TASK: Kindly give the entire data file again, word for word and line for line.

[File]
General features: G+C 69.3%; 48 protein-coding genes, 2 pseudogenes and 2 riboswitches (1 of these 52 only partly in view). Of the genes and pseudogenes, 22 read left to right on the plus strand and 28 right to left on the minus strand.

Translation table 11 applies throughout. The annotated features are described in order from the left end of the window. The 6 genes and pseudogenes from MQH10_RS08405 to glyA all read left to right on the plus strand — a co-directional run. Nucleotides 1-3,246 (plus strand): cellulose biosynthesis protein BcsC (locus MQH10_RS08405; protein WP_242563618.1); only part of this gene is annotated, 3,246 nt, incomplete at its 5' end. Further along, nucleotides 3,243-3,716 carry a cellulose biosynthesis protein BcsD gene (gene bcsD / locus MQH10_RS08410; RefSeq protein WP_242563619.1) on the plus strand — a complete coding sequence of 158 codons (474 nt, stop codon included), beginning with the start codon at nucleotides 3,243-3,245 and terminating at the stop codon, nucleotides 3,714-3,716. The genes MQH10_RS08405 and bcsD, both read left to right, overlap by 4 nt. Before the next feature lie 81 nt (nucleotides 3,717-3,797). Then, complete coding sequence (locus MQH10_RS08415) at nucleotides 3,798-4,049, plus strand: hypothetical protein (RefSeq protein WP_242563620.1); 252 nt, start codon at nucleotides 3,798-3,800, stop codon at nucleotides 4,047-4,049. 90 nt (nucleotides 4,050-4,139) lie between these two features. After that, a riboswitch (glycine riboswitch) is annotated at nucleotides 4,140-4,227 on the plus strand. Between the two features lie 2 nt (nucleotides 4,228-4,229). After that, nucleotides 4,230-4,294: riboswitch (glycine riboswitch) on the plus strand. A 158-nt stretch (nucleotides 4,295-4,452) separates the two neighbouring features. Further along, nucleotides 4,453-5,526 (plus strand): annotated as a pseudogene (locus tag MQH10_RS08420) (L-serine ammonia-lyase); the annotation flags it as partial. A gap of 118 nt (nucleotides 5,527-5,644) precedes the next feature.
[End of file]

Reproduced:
General features: G+C 69.3%; 48 protein-coding genes, 2 pseudogenes and 2 riboswitches (1 of these 52 only partly in view). Of the genes and pseudogenes, 22 read left to right on the plus strand and 28 right to left on the minus strand.

Translation table 11 applies throughout. The annotated features are described in order from the left end of the window. The 6 genes and pseudogenes from MQH10_RS08405 to glyA all read left to right on the plus strand — a co-directional run. Nucleotides 1-3,246 (plus strand): cellulose biosynthesis protein BcsC (locus MQH10_RS08405; protein WP_242563618.1); only part of this gene is annotated, 3,246 nt, incomplete at its 5' end. Further along, nucleotides 3,243-3,716 carry a cellulose biosynthesis protein BcsD gene (gene bcsD / locus MQH10_RS08410; RefSeq protein WP_242563619.1) on the plus strand — a complete coding sequence of 158 codons (474 nt, stop codon included), beginning with the start codon at nucleotides 3,243-3,245 and terminating at the stop codon, nucleotides 3,714-3,716. The genes MQH10_RS08405 and bcsD, both read left to right, overlap by 4 nt. Before the next feature lie 81 nt (nucleotides 3,717-3,797). Then, complete coding sequence (locus MQH10_RS08415) at nucleotides 3,798-4,049, plus strand: hypothetical protein (RefSeq protein WP_242563620.1); 252 nt, start codon at nucleotides 3,798-3,800, stop codon at nucleotides 4,047-4,049. 90 nt (nucleotides 4,050-4,139) lie between these two features. After that, a riboswitch (glycine riboswitch) is annotated at nucleotides 4,140-4,227 on the plus strand. Between the two features lie 2 nt (nucleotides 4,228-4,229). After that, nucleotides 4,230-4,294: riboswitch (glycine riboswitch) on the plus strand. A 158-nt stretch (nucleotides 4,295-4,452) separates the two neighbouring features. Further along, nucleotides 4,453-5,526 (plus strand): annotated as a pseudogene (locus tag MQH10_RS08420) (L-serine ammonia-lyase); the annotation flags it as partial. A gap of 118 nt (nucleotides 5,527-5,644) precedes the next feature.